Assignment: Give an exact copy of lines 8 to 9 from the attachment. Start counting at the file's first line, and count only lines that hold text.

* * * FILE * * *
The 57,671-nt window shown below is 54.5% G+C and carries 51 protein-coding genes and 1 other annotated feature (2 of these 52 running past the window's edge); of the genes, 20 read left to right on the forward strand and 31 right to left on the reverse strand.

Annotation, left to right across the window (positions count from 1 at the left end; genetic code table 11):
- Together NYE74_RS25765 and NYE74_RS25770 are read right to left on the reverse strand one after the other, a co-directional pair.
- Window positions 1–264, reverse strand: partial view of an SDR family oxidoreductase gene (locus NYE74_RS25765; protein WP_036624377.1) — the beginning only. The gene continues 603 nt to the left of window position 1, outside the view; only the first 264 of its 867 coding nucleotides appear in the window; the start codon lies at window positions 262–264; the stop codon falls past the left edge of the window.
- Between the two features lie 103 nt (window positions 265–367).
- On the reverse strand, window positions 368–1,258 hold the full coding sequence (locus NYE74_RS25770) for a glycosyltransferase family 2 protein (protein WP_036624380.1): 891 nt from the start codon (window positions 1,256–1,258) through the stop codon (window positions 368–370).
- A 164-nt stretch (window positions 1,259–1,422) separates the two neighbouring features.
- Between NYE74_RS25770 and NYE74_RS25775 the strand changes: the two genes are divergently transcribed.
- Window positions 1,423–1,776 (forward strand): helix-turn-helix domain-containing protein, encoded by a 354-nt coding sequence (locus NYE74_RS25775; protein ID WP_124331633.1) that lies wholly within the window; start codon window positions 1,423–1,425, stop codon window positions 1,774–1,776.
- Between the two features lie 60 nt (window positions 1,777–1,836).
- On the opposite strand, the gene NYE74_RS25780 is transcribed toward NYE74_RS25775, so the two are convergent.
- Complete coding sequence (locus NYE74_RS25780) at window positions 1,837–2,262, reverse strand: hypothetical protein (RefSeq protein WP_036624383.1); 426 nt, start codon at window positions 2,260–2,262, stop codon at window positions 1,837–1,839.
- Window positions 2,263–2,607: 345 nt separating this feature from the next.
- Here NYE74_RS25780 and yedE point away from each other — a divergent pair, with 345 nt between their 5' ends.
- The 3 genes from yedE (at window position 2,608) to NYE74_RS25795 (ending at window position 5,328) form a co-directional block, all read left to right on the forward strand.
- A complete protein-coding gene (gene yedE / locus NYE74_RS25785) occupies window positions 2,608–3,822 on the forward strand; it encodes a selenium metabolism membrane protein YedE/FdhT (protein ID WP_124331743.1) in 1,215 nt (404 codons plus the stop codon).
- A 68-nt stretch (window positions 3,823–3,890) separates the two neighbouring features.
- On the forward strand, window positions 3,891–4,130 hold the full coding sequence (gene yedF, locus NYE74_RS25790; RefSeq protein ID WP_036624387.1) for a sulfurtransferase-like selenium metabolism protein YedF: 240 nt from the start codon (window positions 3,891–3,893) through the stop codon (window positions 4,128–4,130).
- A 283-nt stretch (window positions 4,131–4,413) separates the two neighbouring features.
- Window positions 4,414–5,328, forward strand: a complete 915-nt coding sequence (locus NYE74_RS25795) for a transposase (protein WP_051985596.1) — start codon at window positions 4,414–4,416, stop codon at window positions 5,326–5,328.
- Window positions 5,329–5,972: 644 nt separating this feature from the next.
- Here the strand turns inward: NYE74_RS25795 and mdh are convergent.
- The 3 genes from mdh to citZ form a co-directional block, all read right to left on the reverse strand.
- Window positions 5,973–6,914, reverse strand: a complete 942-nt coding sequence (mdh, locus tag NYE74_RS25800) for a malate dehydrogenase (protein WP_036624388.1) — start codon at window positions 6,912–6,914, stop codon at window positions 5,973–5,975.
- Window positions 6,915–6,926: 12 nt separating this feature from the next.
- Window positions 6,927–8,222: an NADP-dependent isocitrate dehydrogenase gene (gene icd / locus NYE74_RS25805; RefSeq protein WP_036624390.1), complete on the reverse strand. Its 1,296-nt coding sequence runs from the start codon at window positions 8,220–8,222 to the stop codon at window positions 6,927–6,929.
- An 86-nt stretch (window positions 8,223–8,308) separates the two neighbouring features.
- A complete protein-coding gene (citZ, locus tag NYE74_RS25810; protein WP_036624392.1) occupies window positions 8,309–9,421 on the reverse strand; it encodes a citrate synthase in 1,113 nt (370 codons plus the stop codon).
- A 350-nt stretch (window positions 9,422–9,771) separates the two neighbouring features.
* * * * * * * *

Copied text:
- Between NYE74_RS25770 and NYE74_RS25775 the strand changes: the two genes are divergently transcribed.
- Window positions 1,423–1,776 (forward strand): helix-turn-helix domain-containing protein, encoded by a 354-nt coding sequence (locus NYE74_RS25775; protein ID WP_124331633.1) that lies wholly within the window; start codon window positions 1,423–1,425, stop codon window positions 1,774–1,776.